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Walk On vs. PWO

Discussion in 'University of Colorado Recruiting Archive' started by AlferdJasper, Feb 18, 2011.

  1. AlferdJasper

    AlferdJasper Well-Known Member

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    A fine young man has asked this question:

    What's the difference between a PWO and a walk-on?

    I started to give the answer as I believed it to be, but thought it would be good to get more feedback from the board.

    This is from Buffnik's recruitapedia:

    Preferred Walk On (PWO): A recruited player that is enrolling at the college and is guaranteed a roster spot but does not have a scholarship offer. Coaches may invite them to join the team to help on the practice squad or special teams in football. Often a PWO is verbally given a contingent scholarship offer. If the player works his way up into the regular playing rotation, he may be awarded a scholarship. Coaches may also award a scholarship during the last year of eligibility to a walk-on who has been with the team for several seasons and if the team has scholarships available.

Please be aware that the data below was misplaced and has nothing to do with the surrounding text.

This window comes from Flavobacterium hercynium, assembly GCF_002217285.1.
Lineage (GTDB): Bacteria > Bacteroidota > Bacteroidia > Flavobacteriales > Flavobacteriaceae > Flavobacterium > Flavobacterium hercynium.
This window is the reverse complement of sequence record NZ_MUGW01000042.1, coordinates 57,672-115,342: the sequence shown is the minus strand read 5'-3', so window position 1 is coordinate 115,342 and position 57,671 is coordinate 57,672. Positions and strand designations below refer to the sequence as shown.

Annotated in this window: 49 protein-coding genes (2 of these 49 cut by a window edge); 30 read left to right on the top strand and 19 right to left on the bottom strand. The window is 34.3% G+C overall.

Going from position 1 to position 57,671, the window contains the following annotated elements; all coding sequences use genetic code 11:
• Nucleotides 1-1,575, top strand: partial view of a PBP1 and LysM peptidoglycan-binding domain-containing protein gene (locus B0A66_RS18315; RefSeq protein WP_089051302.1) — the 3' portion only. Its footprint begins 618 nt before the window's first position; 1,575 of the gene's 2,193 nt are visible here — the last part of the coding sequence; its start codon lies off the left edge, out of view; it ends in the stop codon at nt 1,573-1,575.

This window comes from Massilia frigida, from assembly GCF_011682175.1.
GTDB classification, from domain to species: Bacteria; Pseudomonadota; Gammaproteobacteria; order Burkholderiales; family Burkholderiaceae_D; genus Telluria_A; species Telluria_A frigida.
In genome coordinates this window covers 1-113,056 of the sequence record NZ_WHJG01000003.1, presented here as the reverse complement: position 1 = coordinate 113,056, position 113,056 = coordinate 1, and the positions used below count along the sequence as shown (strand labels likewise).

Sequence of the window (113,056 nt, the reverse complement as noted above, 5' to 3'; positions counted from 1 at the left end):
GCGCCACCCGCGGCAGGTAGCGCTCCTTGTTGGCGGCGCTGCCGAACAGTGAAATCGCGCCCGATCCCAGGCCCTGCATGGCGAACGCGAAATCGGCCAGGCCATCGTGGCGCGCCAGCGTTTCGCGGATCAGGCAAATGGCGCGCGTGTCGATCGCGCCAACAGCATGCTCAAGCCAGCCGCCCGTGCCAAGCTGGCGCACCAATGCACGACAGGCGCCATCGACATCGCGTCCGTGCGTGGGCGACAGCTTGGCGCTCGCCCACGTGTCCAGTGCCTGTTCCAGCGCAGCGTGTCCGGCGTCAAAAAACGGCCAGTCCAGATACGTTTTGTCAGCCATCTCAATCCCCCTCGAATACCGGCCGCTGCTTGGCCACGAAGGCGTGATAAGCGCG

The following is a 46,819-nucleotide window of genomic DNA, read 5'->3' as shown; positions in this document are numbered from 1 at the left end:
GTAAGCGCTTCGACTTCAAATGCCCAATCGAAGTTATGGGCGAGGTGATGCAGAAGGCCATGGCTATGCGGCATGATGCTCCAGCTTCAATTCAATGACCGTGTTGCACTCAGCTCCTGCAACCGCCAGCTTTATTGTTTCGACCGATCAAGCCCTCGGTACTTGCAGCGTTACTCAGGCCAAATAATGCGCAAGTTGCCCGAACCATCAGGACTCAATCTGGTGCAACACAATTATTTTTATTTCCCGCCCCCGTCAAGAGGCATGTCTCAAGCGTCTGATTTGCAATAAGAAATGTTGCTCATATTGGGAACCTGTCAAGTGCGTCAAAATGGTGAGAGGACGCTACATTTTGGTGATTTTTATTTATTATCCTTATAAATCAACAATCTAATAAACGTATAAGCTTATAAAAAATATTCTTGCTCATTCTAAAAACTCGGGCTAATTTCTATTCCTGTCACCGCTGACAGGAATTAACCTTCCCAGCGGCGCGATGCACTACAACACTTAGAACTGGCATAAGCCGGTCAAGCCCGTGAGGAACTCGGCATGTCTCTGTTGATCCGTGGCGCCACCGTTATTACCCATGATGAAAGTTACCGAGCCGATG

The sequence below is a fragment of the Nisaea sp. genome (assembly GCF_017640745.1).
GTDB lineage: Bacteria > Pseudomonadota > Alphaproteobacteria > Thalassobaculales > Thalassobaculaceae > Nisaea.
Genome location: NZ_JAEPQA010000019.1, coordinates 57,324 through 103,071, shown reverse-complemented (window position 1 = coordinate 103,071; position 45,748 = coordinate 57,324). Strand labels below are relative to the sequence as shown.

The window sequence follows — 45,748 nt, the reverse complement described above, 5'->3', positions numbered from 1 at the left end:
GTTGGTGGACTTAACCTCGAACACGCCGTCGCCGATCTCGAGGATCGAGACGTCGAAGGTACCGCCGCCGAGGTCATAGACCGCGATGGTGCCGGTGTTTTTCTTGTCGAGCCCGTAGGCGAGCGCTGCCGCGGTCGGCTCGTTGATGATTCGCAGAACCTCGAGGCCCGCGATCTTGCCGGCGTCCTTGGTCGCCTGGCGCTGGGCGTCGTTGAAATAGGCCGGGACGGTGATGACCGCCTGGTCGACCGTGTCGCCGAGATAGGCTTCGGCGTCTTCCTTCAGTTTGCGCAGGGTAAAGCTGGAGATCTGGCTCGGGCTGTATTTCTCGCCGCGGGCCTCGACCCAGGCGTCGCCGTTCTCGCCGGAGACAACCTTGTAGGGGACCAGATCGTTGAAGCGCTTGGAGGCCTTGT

I get the NCAA stuff, mostly, between scholly kids and walkons,
    but from anyone's experience:

    what's the difference between a PWO and a kid who shows up and walks on? Do they have more/less access to facilities, training, time on the field?
     
  2. Bill Cody

    Bill Cody Well-Known Member

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    There really is no difference between the two in how they are treated IMO.

    Nik’s description is accurate in how someone attains a PWO position and how they are guaranteed a roster spot within the NCAA roster limit (120??). That said, if that kid can’t play, he might be asked to not return after a year or two. Many programs, but specifically the Big Dogs, are not in a position to take what many would consider to be a “normal” walk on, because they do not have the room on the roster. They are already filled out with the 85 scholly limit, and the rest of the spots filled with guys that were brought in a PWO’s and are continuing to battle for a spot…attractive programs generally do not have an issue filling out the roster with PWO’s.